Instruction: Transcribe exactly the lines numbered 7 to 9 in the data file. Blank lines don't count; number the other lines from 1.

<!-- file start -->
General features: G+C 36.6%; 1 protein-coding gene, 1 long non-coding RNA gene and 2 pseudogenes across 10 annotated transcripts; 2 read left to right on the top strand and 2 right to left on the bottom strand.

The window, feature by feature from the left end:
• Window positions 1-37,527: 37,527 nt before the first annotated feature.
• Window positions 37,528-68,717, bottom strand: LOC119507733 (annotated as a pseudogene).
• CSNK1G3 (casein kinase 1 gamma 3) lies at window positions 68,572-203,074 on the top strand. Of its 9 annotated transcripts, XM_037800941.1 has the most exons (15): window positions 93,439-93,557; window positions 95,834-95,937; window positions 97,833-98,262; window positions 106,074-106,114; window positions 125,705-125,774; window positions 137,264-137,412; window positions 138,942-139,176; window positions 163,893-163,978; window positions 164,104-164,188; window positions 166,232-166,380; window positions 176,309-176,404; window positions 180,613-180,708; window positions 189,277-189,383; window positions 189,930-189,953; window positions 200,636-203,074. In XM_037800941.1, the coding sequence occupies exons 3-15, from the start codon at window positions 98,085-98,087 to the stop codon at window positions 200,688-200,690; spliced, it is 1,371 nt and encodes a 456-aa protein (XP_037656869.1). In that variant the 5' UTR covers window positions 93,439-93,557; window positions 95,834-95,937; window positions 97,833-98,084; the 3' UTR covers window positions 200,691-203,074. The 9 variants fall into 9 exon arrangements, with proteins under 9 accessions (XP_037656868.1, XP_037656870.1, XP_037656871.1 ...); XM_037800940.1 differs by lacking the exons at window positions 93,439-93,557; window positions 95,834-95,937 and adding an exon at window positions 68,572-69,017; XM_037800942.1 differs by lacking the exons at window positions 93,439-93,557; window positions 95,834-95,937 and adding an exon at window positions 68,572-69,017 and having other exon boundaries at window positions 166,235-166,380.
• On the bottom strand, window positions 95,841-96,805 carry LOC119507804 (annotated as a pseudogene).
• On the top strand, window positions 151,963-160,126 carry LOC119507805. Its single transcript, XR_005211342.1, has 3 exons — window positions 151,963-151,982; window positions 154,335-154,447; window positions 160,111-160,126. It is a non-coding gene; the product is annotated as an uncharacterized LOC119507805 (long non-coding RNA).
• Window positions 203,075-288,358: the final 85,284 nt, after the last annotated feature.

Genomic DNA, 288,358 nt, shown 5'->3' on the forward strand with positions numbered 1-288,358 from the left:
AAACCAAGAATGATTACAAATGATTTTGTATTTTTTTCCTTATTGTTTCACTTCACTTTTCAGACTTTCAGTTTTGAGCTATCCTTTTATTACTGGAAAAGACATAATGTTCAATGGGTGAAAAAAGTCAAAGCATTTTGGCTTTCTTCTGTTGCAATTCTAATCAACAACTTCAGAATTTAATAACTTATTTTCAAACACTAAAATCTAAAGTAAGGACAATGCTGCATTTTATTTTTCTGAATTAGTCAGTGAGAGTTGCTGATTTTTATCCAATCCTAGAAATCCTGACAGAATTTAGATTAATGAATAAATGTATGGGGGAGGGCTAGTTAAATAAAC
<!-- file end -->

• On the top strand, window positions 151,963-160,126 carry LOC119507805. Its single transcript, XR_005211342.1, has 3 exons — window positions 151,963-151,982; window positions 154,335-154,447; window positions 160,111-160,126. It is a non-coding gene; the product is annotated as an uncharacterized LOC119507805 (long non-coding RNA).
• Window positions 203,075-288,358: the final 85,284 nt, after the last annotated feature.

Genomic DNA, 288,358 nt, shown 5'->3' on the forward strand with positions numbered 1-288,358 from the left: